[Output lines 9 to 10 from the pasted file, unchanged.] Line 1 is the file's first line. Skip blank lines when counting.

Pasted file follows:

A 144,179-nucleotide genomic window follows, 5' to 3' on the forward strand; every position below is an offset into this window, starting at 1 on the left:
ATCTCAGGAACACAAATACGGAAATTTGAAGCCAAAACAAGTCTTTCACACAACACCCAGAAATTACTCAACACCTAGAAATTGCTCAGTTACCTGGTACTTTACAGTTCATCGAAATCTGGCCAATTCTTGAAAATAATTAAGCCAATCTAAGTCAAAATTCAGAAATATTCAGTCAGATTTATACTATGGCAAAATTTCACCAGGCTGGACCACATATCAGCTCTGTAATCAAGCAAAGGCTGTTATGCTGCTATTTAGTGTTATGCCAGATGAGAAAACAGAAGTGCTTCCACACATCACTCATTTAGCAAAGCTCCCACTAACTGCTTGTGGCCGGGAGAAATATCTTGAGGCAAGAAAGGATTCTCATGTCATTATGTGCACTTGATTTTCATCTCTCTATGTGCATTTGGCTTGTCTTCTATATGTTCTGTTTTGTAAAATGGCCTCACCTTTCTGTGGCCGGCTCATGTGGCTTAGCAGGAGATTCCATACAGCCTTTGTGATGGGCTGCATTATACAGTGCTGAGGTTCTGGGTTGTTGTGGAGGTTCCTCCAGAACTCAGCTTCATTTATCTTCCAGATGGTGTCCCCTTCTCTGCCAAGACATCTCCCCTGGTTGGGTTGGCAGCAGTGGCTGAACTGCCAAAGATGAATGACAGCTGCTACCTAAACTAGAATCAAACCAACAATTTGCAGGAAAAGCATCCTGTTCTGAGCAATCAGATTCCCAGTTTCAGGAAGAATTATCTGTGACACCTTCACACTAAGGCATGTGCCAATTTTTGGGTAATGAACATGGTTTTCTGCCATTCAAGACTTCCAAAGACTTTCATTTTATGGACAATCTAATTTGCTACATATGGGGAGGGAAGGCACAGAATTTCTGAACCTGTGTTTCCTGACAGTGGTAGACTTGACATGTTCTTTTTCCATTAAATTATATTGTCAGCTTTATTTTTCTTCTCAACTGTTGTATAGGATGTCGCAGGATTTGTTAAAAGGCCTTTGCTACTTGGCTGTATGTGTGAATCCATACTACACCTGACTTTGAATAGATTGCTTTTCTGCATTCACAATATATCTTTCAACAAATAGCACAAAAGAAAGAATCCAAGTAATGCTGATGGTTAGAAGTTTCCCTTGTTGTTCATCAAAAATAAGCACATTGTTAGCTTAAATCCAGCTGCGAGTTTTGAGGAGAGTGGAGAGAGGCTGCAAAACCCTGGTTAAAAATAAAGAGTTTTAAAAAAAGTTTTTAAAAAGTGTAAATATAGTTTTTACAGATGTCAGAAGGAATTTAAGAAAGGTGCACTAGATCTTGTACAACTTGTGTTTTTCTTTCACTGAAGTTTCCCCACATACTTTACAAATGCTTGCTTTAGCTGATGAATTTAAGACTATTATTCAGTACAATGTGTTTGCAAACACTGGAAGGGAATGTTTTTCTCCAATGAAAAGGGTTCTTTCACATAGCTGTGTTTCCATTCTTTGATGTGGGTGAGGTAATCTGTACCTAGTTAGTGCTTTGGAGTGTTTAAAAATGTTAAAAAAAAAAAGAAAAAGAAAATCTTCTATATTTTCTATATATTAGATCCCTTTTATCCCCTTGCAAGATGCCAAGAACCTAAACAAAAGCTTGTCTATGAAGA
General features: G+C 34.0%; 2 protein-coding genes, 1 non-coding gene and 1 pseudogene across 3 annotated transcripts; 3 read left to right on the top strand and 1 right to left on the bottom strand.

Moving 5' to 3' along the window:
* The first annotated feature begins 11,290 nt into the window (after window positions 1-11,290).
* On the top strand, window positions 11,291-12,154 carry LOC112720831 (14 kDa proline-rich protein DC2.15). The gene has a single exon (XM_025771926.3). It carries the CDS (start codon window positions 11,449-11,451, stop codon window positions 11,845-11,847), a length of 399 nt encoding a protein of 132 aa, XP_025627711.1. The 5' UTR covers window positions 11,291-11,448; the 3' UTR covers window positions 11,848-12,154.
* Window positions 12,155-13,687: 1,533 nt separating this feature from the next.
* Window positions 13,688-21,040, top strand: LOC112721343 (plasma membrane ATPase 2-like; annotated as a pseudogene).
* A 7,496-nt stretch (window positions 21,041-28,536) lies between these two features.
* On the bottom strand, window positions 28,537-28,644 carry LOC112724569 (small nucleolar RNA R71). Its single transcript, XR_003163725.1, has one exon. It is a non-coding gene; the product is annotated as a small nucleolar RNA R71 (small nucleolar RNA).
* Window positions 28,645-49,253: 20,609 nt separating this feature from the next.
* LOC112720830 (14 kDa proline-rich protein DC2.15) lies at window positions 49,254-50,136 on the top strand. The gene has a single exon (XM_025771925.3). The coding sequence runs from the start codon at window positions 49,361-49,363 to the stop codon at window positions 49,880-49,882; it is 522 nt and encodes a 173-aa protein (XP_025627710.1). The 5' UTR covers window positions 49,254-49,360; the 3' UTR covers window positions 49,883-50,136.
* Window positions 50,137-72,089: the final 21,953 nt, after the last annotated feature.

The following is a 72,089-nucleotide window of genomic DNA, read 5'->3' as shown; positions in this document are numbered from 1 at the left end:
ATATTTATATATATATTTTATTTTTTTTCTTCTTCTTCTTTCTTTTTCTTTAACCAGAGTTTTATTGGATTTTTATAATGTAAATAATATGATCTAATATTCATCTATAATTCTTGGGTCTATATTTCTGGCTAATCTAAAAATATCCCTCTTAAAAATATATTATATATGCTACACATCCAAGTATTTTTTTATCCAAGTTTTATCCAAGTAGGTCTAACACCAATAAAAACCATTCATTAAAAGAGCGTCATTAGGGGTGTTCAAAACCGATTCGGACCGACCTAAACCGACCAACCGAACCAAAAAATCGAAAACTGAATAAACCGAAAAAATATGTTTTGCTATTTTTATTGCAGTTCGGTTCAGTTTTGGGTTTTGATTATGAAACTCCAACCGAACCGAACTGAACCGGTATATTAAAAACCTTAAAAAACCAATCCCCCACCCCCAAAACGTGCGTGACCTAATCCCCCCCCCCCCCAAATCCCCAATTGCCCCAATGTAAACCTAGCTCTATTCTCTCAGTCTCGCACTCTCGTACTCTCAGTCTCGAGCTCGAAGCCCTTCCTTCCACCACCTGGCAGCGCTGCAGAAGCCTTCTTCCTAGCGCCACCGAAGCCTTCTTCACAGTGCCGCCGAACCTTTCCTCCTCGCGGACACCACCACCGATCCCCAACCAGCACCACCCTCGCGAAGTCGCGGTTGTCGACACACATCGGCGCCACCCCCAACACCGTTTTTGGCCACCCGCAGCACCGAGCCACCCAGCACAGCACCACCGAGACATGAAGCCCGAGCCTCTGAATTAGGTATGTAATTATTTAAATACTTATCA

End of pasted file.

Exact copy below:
* A 7,496-nt stretch (window positions 21,041-28,536) lies between these two features.
* On the bottom strand, window positions 28,537-28,644 carry LOC112724569 (small nucleolar RNA R71). Its single transcript, XR_003163725.1, has one exon. It is a non-coding gene; the product is annotated as a small nucleolar RNA R71 (small nucleolar RNA).